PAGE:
Brexit: May urges MPs to put national interest first in future vote

2 weeks ago
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Theresa May has urged MPs to “put the national interest first” when deciding whether to approve a Brexit deal in a crunch vote likely later this year.

Asked about the issue during Prime Minister’s Questions, Mrs May said she was working to secure the best possible agreement that respected the 2016 vote.

MPs, she said, had a duty to voters to ensure the UK left the EU in March, but in a way which protected jobs.

The EU has said “decisive progress” is needed in the coming days.

Mrs May has been facing the Commons for the first time since the EU rejected her Brexit plan, amid mounting pressure from some Tory MPs to change course in the run-up to a crucial meeting of EU leaders next week.

She was urged by ex-Conservative chancellor Ken Clarke to seek support for her position from pro-European MPs in all parties, including Labour, if Parliament was to back any deal she negotiated with the EU.

In response, she said: “We are working for that deal. When we come back with a deal, I would hope that everybody across this whole House will put the national interest first.

“That everyone in this House will look not only at a good deal for the future of the UK but having given the decision on whether we stay in the EU to the British people, and the British people having voted to leave, it is our duty to ensure that we leave.”

Despite the UK’s imminent departure from the EU in March 2019, there is not yet a deal between the two sides on how separation will work and what their future relationship will look like.

Intense negotiations are taking place to try to reach a compromise by November – with the EU set to assess the progress made at a European Council summit next week.

As the UK steps up its preparations for the risk of a no-deal exit, the Ministry of Housing, Communities and Local Government is recruiting three “resilience advisers” to plan for and deal with any disruption to local services.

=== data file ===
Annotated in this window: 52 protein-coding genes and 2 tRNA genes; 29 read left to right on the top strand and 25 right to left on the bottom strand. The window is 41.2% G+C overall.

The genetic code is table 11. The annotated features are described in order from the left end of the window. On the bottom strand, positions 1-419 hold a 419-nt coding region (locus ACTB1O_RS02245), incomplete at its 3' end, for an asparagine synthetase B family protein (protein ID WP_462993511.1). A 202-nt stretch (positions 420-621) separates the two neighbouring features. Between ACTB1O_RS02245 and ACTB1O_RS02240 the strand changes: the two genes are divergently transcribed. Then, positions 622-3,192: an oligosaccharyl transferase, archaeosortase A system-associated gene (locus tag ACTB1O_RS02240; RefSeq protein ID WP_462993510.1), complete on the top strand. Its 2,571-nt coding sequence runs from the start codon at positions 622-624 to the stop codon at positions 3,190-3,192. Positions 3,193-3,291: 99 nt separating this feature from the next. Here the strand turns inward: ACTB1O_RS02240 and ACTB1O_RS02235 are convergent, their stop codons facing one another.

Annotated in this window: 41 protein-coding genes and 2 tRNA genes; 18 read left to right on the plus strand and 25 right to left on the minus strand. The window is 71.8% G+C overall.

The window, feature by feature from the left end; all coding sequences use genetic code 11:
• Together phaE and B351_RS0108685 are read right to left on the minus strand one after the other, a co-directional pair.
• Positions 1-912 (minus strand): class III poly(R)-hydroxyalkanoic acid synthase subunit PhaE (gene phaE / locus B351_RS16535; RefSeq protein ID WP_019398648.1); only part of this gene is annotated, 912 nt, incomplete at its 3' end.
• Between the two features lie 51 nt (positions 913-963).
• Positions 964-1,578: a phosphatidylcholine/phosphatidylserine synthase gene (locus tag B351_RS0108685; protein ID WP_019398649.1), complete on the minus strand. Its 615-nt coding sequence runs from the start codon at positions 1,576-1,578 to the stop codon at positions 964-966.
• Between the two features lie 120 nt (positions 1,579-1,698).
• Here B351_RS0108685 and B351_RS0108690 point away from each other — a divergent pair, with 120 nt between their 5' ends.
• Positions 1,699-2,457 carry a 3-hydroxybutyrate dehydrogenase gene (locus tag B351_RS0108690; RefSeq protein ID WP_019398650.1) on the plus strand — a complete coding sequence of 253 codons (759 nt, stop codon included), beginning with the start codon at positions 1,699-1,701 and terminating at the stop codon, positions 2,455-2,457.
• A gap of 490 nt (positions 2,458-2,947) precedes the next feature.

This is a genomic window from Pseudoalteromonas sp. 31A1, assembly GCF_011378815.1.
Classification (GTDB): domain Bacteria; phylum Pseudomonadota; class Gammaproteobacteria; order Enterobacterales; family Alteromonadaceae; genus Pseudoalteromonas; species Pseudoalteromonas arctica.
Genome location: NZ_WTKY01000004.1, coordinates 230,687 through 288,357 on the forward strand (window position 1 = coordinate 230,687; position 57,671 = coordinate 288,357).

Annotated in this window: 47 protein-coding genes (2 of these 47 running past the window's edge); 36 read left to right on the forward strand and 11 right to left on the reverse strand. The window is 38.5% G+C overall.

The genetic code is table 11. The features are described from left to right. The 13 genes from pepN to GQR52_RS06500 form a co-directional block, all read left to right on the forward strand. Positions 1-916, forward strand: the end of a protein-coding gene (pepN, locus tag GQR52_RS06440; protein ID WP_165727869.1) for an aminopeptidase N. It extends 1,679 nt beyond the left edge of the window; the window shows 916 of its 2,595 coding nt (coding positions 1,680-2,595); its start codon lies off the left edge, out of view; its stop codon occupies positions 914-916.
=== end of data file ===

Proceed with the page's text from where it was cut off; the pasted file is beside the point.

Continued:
The posts on offer, according to the job ad on the gov.uk website, are “exciting and challenging opportunities for self-starters”. The individuals will initially be hired for nine months but their contracts could be extended beyond June 2019 or made permanent dependent on circumstances.

One of the major sticking points to a deal has been how to avoid new checks on the border between Northern Ireland and the Irish Republic, which will also become the future frontier between the UK and the European Union.

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Mrs May has been warned by Northern Ireland’s Democratic Unionist Party – whose support she relies on in key votes in Parliament – that it will not accept any solution that “divides” the UK down the Irish Sea.

At last month’s Salzburg summit, EU leaders rebuffed the PM’s plan for a free trade zone for manufactured and agricultural goods, underpinned by a common rule book, and a combined customs territory – the so-called Chequers plan.

Then, at the Conservative Party conference in Birmingham last week, rows over her strategy loomed large, with critics including former Foreign Secretary Boris Johnson urging her to “chuck” it in favour of a free trade deal like the EU has with Canada.

In a letter to fellow Tory MPs, Mr Davis said a deal based on Mrs May’s Chequers plan would deliver “none of the benefits of Brexit” and reduce the UK to being “a rule-taker from Brussels”.

Speaking in the Commons on Tuesday, Brexit Secretary Dominic Raab, said differences remained between the UK and EU on the withdrawal agreement but insisted “we are closing in on workable solutions”.

On the EU side, a leading MEP has said the probability of no Brexit deal has reduced slightly.

Danuta Hubner, who is on the European Parliament’s Brexit steering group, suggested the European Commission had delayed publication of advice for dealing with the consequences of a no deal exit because progress was being made in the talks.

But the International Monetary Fund (IMF) has warned that a disorderly Brexit could threaten the stability of the world economy.

The US-based organisation said a “no-deal” departure from the EU could lead to fragmentation in European money markets, meaning finance cannot flow around the system so efficiently.

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BBC News – UK Politics

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